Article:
The role of family philanthropy in addressing invisible causes


Isadora Pagy


When we talk about philanthropy, it is common to think of donations made for causes like education, healthcare, and hunger relief. The first image that often comes to mind is that of vulnerable children in need of help. It’s no wonder that children’s causes received the most donations in 2022, representing 46% of donations made in the past year, according to Brazil Giving Research 2022 coordinated by IDIS.

Despite the great importance and urgency of such issues, others end up receiving less attention, becoming overlooked causes. This underscores the need for us to be bold in bringing visibility to and prioritising these topics, regions, and organisations. This is especially true when it comes to family philanthropy, which has become increasingly strategic, going beyond isolated or charitable actions, and holding great potential for transformation.

Such boldness was the overarching theme of the Brazilian Philanthropy Forum 2023, which took place on September 14th. During the event, a session was held to discuss precisely Family Philanthropy and addressing invisible causes, featuring the presence of Ilana Minev, Chairwoman of the Board of Directors of Bemol, Luciana Temer, CEO of Instituto Liberta and a board member of the Movimento Bem Maior, Philippine Vernes, Senior Manager of International Partnerships at CAF, and as the moderator, Luciano Cerqueira, Project Coordinator at Samambaia Filantropias.

During the conversation, Luciana Temer, who works to raise awareness about combating child sexual abuse as the director at Instituto Liberta, commented on how many investors and companies lack interest in investing in this cause because they consider it “an ugly issue.” In other words, they do not want to associate their brand with the cause. This raises a discussion about social washing and the tendency to invest only in issues that are “trendy” in order to enhance brand value in the eyes of consumers and potential investors.

Temer compares the issue to the fight against violence against women, which was also not discussed because it was considered a matter to be dealt with privately, as the saying goes, “you shouldn’t meddle in a husband and wife’s quarrel.” She emphasizes that this mindset should be challenged and that child sexual abuse, like violence against women, “occurs within families, is silenced, and exists in all social classes.”

Despite their importance, these overlooked causes are often considered residual and non-structural, which is once again used as a justification for not taking these issues seriously and strategically. This creates a greater difficulty in engaging partners, requiring boldness to address such socio-environmental issues.

In addition to Luciana Temer’s cause, there are other equally overlooked ones. Ilana Minev works on socio-environmental issues in the Amazon region and discusses the challenges and unique aspects of working in this region. She mentions that “when you work alone, you have limitations in terms of resources, time, and engagement,” emphasising the importance of collaborative work, one of the pillars of her approach, by cooperating with other organisations also operating in the region.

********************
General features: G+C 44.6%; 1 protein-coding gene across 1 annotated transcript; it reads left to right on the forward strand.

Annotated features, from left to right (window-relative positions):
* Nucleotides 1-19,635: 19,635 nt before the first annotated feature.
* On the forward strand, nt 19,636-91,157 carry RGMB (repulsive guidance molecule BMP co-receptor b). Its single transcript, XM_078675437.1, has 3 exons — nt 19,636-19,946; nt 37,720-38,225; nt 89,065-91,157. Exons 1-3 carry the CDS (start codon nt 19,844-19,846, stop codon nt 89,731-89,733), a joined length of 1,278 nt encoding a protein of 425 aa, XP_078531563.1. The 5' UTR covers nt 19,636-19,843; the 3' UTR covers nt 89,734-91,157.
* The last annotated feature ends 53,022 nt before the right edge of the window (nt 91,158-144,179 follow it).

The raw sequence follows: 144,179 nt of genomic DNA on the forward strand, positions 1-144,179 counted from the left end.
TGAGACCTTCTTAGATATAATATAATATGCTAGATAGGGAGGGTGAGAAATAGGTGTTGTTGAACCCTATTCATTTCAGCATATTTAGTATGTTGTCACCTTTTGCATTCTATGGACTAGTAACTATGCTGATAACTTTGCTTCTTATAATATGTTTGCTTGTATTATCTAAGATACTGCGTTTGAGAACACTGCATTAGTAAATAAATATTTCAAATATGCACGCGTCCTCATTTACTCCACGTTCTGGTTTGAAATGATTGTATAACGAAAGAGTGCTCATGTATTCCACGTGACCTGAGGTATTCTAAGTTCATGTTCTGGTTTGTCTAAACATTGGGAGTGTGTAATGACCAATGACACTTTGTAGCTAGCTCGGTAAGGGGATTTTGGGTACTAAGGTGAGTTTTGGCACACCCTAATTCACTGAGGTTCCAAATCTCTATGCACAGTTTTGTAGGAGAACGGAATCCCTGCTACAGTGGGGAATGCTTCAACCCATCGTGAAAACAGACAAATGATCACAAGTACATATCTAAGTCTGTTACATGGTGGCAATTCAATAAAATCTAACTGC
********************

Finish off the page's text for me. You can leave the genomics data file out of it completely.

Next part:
Minev emphasises another specific characteristic of the territory, stating that “most people have a helicopter view of the Amazon. They look through the treetops and see everything as green and rivers. But it’s necessary to descend and delve into the roots and look at the 25 million people who live there and seek prosperity”. She speaks of the potential that the region holds and the importance of working in-depth, once again combatting social washing.

When it comes to territory, Luciano Cerqueira highlights another obstacle that the country faced in the past, which was the perception of funders and international organisations towards Brazil as a whole, not just the Amazon. He comments on how Brazil was seen as a rich yet unequal country, with the means to finance social causes, which led to the departure of major international funders in 2004. Luciano discusses how this perception has changed and how international organisations have started to see new partnership possibilities with Brazil, bringing a positive outlook for Brazilian organisations.

Despite the challenges raised, there are opportunities for family philanthropy to become increasingly strategic. Philippine Vernes, representing CAF, a century-old British philanthropy organisation, discusses the intergenerational aspect and the transfer of wealth to future generations, which opens doors to new themes, ways of giving, and strengthening the third sector.

Therefore, there is a need to focus on institutional strengthening of organisations, looking at governance and resource mobilization. This way, private social investment can be powerful, long-lasting, collaborative, and contribute to various social causes and territories across the country, bringing visibility to all.

Isadora Pagy is a Project Analyst at IDIS.

This article was originally published on the IDIS website on 9th of October 2023, to view the original article, please click here.

You can check out the full session here:

Tagged in: #BrazilianPhilanthropyForum2023

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